Family Business

Passing family business on to next generation requires unique skills

June 24, 2012 

Henry Ford: automobile inventor, mass production founder, corporate giant, American icon.

Henry Ford: family business leader whose domineering nature contributed to the early death of his only son, and was forced out of his own business by his daughter-in-law before he killed the very business he founded.

Much of the talk about family business succession focuses on the “next generation.” Clearly there is merit for this emphasis. However, many times the unique nature of entrepreneurs, and the accompanying difficulties, is overlooked in the family business succession process.

It is common knowledge that entrepreneurs and business founders must be motivated risk-takers if they are to succeed. I have had clients who have sold virtually all they own to start the business. One client hopped on a plane to China, years before it was de rigueur, hired an English-speaking bartender and a zoo tour guide, and started a 200-person factory. “The passion and drive of successful business founders is so compelling that others are moved to want to join their cause, provide funding or otherwise help them succeed,” says Tom Miller, the Executive Director of the NC State Entrepreneurship Initiative. “And while monetary gain is nice, it is the drive to see their dream turn into reality that is the primary motivator behind their passion.”

Different demands

Going further, the June 2nd edition of the Economist indicates that many successful entrepreneurs are frequently somewhere “on the spectrum:” Asperger’s syndrome, attention deficit disorder and autism. Dyslexics are also thought to be a part of this group, with one study showing 35 percent of entrepreneurs being dyslexic compared to 10 percent of the population and 1 percent of professional managers. With the founders of IBM, GE and Apple also members of this elite club, it is hard to argue. (Steve Jobs is purported to have banned PowerPoint presentations in his meetings.) It seems that the age of the Geek has fully arrived, with many companies, especially in the Internet space, seeking out such individuals to be on the team to provide breakthrough thinking. Is the Organization Man dead?

And help is now available to guide these visionaries to success with entrepreneur programs now a mainstay at any self-respecting university. Indeed, here in the Triangle the nonprofit Cary Innovation Center was created to assist entrepreneurs from idea to launch. “We help people take their concept through the six phases of bringing a product or service to market with education, mentoring and resources” says Fred Hathaway, the CIC Director.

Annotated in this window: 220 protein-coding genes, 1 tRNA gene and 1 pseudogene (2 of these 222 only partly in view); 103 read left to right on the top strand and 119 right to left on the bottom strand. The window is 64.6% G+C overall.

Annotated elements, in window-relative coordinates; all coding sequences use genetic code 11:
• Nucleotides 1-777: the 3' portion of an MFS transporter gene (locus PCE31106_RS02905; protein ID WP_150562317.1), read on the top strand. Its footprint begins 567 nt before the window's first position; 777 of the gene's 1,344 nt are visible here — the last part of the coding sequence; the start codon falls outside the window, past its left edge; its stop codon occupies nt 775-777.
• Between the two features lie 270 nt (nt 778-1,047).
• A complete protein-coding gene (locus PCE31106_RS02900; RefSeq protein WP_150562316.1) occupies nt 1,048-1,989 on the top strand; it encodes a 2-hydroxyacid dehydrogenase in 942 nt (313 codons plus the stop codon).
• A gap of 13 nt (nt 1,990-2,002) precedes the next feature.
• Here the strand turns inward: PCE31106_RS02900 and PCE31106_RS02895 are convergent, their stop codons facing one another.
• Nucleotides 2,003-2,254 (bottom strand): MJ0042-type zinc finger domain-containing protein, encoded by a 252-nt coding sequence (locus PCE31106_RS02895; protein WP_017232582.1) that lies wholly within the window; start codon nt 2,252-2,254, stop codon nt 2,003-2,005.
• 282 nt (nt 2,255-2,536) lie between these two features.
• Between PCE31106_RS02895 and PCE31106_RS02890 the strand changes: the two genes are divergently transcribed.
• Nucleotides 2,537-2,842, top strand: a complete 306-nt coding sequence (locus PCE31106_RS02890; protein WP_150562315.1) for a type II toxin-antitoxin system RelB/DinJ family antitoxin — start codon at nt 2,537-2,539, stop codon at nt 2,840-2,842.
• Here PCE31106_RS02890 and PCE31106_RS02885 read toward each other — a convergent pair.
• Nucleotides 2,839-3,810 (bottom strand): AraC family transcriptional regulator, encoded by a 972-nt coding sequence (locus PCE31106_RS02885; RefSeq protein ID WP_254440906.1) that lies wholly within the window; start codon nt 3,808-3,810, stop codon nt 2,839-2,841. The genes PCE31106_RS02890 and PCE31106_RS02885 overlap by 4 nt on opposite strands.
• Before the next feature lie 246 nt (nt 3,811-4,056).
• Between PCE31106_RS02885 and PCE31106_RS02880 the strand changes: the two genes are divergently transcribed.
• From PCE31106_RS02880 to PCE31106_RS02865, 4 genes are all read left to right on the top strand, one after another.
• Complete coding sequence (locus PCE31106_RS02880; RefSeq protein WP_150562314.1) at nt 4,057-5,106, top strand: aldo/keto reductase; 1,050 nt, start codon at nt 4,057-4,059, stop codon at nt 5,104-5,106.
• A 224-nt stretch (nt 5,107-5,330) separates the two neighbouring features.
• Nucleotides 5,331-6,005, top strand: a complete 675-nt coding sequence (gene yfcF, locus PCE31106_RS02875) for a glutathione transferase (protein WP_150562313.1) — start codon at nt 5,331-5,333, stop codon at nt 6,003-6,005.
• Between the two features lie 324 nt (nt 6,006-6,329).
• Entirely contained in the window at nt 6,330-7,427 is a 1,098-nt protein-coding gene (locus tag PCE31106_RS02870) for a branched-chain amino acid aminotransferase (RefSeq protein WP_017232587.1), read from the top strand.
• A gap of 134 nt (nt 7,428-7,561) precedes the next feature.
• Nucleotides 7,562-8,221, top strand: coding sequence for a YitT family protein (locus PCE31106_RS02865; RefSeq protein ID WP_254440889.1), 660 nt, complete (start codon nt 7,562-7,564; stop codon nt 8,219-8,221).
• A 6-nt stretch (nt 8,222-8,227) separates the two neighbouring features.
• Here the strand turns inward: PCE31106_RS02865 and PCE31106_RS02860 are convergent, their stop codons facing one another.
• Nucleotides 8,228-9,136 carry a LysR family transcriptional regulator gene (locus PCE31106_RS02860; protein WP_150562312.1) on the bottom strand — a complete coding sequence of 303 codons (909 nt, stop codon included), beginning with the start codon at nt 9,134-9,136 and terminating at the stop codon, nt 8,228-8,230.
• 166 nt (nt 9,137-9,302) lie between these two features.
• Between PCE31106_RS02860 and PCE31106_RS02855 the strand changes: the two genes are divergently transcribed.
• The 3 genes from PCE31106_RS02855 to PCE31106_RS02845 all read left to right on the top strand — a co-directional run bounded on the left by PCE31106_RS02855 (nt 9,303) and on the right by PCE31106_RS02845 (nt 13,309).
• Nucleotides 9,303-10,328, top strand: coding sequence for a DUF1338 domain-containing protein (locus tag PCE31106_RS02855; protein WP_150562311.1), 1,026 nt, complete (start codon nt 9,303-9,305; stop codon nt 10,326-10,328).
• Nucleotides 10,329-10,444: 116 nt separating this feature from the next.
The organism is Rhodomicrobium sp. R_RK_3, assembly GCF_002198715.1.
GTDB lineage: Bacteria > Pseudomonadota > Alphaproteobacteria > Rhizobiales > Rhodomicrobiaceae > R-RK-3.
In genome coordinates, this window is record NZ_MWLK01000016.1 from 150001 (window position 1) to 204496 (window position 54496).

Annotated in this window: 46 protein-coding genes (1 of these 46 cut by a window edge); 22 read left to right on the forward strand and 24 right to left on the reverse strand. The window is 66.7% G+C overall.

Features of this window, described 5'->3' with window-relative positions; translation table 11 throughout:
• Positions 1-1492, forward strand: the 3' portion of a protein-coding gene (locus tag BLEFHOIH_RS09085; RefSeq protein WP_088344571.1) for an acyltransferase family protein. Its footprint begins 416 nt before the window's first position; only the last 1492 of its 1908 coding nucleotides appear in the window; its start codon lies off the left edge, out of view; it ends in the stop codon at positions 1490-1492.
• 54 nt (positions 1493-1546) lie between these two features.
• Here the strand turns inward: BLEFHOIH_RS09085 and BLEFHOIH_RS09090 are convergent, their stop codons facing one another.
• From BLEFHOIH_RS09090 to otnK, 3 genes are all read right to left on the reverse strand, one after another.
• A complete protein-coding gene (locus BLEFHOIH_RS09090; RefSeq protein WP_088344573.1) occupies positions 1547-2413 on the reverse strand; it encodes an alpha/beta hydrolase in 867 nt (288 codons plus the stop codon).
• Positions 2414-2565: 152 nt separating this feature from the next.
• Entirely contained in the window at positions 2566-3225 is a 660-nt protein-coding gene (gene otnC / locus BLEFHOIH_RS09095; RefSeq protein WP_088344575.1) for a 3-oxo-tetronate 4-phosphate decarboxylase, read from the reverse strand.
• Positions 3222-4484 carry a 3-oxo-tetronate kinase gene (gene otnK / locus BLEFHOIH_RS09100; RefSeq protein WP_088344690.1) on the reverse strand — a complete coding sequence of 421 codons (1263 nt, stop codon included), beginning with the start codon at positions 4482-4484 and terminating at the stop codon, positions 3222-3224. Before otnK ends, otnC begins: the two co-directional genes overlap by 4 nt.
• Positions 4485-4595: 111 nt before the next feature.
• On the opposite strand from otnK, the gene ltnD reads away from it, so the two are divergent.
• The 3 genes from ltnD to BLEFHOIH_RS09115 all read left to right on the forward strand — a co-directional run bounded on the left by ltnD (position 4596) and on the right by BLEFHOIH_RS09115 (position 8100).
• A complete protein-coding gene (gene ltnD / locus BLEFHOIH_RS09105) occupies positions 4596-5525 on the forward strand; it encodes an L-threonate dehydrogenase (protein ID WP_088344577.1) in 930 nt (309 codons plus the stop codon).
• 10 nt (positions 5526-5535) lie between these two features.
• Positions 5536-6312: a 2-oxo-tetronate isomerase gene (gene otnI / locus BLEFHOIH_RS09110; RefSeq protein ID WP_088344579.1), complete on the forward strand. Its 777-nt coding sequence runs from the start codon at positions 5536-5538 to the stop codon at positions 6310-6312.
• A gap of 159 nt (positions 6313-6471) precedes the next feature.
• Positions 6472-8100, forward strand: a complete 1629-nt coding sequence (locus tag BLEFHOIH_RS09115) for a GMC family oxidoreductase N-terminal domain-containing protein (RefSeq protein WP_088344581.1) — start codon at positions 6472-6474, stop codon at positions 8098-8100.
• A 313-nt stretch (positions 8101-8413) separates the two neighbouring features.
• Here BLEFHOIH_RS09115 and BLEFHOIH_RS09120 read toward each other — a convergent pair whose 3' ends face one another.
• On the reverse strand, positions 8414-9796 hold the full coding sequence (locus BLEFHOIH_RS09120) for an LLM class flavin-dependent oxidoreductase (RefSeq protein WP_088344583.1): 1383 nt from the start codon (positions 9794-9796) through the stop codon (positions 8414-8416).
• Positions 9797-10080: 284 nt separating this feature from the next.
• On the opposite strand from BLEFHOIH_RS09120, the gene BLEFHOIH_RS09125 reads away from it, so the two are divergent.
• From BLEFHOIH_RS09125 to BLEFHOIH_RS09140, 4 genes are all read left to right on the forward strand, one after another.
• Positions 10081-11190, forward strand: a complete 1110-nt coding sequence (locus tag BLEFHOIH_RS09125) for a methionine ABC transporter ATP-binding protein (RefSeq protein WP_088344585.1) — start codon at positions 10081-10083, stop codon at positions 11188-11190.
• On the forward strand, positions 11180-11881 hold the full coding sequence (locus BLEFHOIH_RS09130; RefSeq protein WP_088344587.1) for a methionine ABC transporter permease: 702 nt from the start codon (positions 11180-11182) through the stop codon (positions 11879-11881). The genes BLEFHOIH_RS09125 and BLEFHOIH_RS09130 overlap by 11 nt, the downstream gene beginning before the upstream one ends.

However, once the new company launches and becomes successful enough to survive, the demands of the business can require a different set of skills than the founder can provide. Indeed, the entrepreneur may actually become bored with the “systemization” required to grow a small business. So many times these newly budding businesses get sold off into the hands of professional managers.

Letting go is key

But what happens when the entrepreneur stays to the point of considering passing the business to their children? All those risk-taking, passionate, somewhat crazy characteristics that equipped the entrepreneur to create a successful business become detriments when trying to transition the business to the next generation. Perhaps more significant, their consuming love and possessiveness of the business they gave birth to drives a psychology that they actually are the business. How can they ever let go of it? How can anyone do as well? And how in the world could they go on another day if they separated from it? It is said that the death of a parent, spouse or child is the most traumatic event anyone can suffer. I would contend that disconnecting someone from a business they started and grew to success may rank number two.

To found a successful business is to make something out of nothing. This takes a special person with a unique constitution. But to take that business and successfully incorporate family members into it to the point where it transitions to the next generation requires a different set of skills. At a minimum the next generation cannot begin to drive the business until the current generation takes their hands off the steering wheel. But this can be especially hard for someone who has dedicated his life to building this particular car.

Henry Hutcheson is a nationally recognized family business speaker, author and consultant in Raleigh. Send questions to

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